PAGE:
Reality Check: How many women in top UK film jobs?
Allegations of sexual offences against Harvey Weinstein, the award-winning American film producer, have ignited a discussion about who has power in the film industry. Weinstein denies any sexual assaults.
In an interview with the BBC’s Today programme, Daisy Lewis, an actress and director, said she hoped the Weinstein scandal would prompt a shift in the industry so that more women reached senior roles “writing and directing and creating work and employing other women so that this situation doesn’t really happen”.
Ms Lewis’s remarks prompted Reality Check to dig into the numbers behind film’s most sought-after jobs.
The British film industry, which last year employed about 25,000 people as cast and crew, is one dominated by men, based on research by the British Film Institute (BFI).
In 2016 fewer than one-third of producer credits in British films went to women and even fewer credits went to writers (17%) and directors (13%).
Under 10% of stunt co-ordinators, music composers, sound recordists and directors of photography were female.
In only two key roles – casting director and costume designer – were more women employed than men.
The proportion of women has increased over the years, with the percentage of crew members rising from 3% in 1913 to 34% in 2017. But for decades the most influential posts have overwhelmingly gone to men. It wasn’t until 2010 that a woman, Kathryn Bigelow, won the Bafta for best direction.
Dr Vicky Ball, a lecturer in cinema and television history at De Montfort University in Leicester, said that historically some jobs, such as technical work in the film industry, went to men and some, such as costume design, went to women.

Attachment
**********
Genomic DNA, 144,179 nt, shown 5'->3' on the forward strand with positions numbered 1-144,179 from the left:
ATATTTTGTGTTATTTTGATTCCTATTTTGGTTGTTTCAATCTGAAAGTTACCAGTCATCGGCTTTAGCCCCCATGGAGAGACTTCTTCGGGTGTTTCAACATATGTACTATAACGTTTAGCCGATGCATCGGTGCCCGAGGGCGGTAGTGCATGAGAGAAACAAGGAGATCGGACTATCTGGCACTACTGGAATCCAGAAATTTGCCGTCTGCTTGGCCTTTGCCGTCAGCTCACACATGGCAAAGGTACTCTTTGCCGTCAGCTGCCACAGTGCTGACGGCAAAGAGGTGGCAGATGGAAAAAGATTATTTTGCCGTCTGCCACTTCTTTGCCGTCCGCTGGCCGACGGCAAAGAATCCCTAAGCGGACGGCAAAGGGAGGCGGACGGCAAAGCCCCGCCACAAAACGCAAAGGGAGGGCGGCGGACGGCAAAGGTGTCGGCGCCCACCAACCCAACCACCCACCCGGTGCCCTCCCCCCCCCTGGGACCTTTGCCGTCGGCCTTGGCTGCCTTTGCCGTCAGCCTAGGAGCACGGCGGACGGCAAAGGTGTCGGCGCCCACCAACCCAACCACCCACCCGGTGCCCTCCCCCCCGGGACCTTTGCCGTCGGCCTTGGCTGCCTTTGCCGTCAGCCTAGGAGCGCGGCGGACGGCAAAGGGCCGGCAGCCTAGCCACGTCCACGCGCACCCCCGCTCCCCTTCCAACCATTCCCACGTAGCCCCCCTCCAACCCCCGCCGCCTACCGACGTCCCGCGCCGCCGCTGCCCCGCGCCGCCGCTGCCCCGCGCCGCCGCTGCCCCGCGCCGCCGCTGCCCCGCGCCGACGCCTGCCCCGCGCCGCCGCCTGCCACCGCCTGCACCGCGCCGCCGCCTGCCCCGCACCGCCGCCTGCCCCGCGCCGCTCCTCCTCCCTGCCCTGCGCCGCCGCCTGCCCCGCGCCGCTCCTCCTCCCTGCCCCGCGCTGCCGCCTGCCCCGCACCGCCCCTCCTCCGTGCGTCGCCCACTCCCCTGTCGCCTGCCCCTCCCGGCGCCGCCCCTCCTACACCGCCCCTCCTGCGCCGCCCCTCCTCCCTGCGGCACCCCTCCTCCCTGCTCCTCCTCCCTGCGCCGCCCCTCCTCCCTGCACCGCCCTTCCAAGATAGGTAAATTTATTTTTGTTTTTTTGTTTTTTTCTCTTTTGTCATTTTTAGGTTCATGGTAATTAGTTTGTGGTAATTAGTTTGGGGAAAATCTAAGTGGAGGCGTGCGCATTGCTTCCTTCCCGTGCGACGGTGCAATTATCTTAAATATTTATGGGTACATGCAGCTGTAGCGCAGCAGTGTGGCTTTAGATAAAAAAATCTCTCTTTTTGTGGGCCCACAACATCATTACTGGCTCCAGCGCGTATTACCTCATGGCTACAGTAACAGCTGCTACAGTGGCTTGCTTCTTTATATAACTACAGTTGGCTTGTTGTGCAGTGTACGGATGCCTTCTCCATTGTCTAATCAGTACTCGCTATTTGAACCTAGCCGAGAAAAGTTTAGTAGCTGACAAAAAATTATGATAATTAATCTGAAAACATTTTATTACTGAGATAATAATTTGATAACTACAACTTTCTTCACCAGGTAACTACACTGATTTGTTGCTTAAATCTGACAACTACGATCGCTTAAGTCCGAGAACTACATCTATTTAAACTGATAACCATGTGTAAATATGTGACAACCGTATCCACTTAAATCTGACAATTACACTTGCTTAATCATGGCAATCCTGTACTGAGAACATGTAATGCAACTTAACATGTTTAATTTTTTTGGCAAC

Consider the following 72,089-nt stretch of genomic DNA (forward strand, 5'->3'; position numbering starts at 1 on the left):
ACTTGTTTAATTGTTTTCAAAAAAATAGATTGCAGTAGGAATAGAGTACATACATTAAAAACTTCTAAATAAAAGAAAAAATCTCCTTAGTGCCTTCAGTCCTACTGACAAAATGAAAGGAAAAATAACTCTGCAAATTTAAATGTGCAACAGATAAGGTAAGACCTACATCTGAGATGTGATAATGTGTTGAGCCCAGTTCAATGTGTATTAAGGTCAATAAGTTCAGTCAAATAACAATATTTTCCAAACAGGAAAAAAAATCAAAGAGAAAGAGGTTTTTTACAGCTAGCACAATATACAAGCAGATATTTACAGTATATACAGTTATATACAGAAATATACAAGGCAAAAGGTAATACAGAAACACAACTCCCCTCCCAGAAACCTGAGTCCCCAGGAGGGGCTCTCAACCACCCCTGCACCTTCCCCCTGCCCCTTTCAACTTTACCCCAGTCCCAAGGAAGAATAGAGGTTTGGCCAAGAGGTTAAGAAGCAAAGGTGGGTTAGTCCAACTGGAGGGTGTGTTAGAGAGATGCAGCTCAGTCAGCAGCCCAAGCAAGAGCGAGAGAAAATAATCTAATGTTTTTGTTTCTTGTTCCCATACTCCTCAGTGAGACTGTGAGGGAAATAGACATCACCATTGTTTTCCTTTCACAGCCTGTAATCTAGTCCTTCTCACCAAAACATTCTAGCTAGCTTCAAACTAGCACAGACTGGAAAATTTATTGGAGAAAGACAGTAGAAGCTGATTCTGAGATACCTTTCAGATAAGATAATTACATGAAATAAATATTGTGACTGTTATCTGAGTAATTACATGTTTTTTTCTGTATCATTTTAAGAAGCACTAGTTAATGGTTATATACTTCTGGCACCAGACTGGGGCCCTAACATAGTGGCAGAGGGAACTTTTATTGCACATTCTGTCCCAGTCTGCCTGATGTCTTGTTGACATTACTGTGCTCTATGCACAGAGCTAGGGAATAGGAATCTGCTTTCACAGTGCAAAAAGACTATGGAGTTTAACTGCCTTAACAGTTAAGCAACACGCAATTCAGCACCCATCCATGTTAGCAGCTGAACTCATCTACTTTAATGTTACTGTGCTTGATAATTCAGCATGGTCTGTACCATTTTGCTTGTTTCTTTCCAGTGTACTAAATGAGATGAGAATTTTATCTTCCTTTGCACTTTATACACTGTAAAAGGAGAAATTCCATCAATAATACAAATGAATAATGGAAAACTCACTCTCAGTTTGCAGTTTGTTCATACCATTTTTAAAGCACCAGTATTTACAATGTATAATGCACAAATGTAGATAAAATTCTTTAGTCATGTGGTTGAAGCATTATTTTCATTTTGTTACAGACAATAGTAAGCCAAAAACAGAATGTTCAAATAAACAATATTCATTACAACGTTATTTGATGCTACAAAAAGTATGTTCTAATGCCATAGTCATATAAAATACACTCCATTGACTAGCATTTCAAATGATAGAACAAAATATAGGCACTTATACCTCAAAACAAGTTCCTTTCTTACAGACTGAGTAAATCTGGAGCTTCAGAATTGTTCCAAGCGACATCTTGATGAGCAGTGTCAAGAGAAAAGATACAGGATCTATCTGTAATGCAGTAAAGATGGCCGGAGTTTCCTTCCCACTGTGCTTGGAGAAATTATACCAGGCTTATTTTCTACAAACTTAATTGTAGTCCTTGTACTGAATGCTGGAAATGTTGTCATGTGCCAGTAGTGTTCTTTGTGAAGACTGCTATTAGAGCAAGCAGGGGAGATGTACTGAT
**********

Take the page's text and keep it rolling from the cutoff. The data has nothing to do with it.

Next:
“It’s always good to have a diversity of voices, otherwise whose values are being represented?”
Directors UK, which commissioned its own study on the film industry in 2016, found that women were struggling to climb the ladder. It found a perception in the film industry that women were less likely to hold senior jobs than their male counterparts unless they worked in an area, such as make-up, which had traditionally been seen as a role undertaken mainly by women.
Daisy Lewis also told the BBC that fewer parts for women on-screen made them vulnerable because speaking up “means they don’t get employed”. For all the decorated and adored British actresses, from Judi Dench to Kate Winslet, the industry as a whole shows that the proportion of women cast in films in 2017 is the same as it was in 1911 (roughly one-third), according to the BFI data.
Of the top-grossing films in the US in 2015, male characters appeared on screen twice as much as female characters and also spoke twice as often, based on research by the Geena Davis Institute on Gender in Media.